New York State continues to expand wage-theft protections for workers in the construction industry — and the potential scope of liability for employers in that industry.  Last month, Governor Hochul signed legislation creating a new Section 198-e of the New York Labor Law.  Under that Section, any “contractor” (defined broadly) who enters into a “construction contract” (whether oral or written) is liable whenever a subcontractor at any tier denies wages to an employee, provided that the employee brings suit within three years of the underpayment.  For the purposes of the new statute, wages include not only hourly pay and overtime, but also wage supplements, spread-of-hours pay, and earned benefits like those commonly required by union contracts.

Contractors may demand that subcontractors produce certified copies of payrolls and certain other information about their employees, and may withhold payment from any subcontractors who fail timely to provide that information.  Contractors who are held liable may also seek indemnification from the subcontractor responsible for the underpayment.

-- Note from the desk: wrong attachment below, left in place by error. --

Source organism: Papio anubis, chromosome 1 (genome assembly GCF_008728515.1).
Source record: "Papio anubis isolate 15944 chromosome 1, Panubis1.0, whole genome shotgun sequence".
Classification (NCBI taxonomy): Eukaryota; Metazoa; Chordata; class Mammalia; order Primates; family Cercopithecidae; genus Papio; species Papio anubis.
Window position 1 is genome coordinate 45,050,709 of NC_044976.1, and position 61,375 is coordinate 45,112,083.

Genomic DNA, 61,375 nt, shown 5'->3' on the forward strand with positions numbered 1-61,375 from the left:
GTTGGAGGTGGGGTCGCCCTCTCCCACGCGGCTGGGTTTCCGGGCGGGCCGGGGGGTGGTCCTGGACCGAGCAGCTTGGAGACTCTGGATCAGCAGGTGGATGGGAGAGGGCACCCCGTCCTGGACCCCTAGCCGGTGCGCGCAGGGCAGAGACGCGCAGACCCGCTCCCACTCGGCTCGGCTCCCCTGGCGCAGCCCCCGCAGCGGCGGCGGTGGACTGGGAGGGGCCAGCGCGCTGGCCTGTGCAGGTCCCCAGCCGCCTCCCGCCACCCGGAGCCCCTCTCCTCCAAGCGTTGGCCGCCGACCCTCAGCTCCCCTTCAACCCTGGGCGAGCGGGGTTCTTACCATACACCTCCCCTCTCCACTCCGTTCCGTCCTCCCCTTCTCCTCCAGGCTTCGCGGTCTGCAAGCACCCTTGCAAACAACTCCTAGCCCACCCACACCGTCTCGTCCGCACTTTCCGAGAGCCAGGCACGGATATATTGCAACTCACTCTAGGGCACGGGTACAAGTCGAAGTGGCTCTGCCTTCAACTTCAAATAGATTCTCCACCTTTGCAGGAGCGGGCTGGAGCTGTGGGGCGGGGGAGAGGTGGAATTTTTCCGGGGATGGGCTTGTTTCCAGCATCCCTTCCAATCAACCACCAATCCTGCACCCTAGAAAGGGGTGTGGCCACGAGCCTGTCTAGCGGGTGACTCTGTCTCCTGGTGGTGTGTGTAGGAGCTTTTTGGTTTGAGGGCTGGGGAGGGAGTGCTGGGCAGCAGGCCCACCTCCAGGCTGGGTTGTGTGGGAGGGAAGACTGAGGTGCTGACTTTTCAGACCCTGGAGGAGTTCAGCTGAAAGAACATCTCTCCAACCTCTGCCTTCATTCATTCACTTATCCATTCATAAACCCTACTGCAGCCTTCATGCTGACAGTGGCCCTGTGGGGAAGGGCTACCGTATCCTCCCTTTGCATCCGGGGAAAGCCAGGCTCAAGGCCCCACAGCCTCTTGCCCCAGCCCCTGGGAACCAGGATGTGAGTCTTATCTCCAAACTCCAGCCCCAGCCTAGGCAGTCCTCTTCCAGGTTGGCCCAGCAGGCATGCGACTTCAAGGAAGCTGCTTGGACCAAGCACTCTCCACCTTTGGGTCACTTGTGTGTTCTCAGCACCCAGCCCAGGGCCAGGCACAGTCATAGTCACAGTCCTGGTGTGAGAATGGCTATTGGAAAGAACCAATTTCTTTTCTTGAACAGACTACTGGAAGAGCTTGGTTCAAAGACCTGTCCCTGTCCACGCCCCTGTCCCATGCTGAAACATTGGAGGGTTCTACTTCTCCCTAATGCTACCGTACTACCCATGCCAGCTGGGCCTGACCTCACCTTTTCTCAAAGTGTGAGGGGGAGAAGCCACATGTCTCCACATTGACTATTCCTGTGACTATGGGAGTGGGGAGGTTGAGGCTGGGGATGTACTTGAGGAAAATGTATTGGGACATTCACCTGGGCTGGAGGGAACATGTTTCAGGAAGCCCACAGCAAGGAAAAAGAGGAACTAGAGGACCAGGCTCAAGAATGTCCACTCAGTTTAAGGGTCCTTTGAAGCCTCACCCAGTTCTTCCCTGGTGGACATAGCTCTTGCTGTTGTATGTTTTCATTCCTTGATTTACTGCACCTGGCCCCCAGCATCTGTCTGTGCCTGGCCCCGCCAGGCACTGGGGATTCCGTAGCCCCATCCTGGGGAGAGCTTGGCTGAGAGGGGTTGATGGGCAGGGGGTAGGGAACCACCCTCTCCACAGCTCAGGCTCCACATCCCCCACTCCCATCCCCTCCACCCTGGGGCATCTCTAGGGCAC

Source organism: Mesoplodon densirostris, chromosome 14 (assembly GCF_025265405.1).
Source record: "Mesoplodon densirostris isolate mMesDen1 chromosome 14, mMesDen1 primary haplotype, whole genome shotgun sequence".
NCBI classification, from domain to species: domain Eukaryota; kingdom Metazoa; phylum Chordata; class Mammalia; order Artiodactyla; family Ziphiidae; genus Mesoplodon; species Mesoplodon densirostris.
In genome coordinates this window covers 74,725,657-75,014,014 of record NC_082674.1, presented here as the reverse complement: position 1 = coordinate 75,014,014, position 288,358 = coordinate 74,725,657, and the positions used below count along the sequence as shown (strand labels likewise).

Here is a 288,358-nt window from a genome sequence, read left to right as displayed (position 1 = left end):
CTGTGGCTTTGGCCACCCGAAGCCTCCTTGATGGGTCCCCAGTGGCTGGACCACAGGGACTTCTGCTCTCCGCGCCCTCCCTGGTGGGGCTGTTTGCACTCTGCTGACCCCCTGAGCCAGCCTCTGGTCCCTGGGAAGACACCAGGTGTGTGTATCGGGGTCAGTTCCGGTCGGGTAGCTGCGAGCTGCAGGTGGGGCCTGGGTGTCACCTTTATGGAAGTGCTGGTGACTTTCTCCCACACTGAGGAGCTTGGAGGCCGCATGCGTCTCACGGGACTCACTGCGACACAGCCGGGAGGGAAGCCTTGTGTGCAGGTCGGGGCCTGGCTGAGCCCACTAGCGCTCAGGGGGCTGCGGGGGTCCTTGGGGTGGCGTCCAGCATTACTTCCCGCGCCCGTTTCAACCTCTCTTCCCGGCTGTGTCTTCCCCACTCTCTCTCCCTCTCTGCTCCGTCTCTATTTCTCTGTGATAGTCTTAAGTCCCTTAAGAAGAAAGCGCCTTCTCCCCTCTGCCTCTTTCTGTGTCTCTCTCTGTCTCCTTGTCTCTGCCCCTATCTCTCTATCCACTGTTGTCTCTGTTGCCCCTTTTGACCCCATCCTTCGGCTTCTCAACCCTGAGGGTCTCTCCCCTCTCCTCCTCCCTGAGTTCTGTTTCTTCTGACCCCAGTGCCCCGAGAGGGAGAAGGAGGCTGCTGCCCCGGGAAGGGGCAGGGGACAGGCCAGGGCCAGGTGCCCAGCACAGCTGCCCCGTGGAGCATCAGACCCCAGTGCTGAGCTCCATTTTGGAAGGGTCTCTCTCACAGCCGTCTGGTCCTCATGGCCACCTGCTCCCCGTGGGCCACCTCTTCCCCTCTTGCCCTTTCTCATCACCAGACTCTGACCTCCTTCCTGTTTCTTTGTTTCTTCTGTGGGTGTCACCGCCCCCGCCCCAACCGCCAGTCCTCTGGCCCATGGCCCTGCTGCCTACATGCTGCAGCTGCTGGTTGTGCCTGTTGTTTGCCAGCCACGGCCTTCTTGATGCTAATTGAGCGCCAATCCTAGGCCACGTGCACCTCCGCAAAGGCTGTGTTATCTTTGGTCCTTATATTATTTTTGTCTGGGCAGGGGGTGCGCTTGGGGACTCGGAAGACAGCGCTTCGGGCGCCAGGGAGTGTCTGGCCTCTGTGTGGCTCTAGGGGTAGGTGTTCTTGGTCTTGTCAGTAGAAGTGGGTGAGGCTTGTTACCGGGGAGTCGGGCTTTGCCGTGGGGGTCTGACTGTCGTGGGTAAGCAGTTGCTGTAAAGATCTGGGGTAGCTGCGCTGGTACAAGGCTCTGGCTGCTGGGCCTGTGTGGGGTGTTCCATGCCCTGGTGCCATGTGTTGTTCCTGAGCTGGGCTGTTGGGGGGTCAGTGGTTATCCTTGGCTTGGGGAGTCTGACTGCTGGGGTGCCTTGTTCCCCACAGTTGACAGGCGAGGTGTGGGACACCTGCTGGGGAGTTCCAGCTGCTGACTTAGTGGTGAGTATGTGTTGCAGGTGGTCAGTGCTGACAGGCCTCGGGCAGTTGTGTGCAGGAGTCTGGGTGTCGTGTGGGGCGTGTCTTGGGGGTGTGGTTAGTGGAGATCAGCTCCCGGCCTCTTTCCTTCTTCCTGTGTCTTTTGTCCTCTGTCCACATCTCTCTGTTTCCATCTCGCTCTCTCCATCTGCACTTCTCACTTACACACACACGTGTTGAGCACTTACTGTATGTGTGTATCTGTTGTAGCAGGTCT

This new legislation has important repercussions for the construction industry.  Contractors will no longer be able to insulate themselves from wage-and-hour liability by relying on their subcontractors to follow the law, and ignorance of a subcontractor’s failure to pay employees appropriately will not protect contractors from liability.  Instead, contractors will need to affirmatively review subcontractor’s records and pay practices to ensure the laws are being followed by their subcontractors.

If you have additional questions or concerns about wage & hour laws, please contact Chaim Book at, or Chris Neff at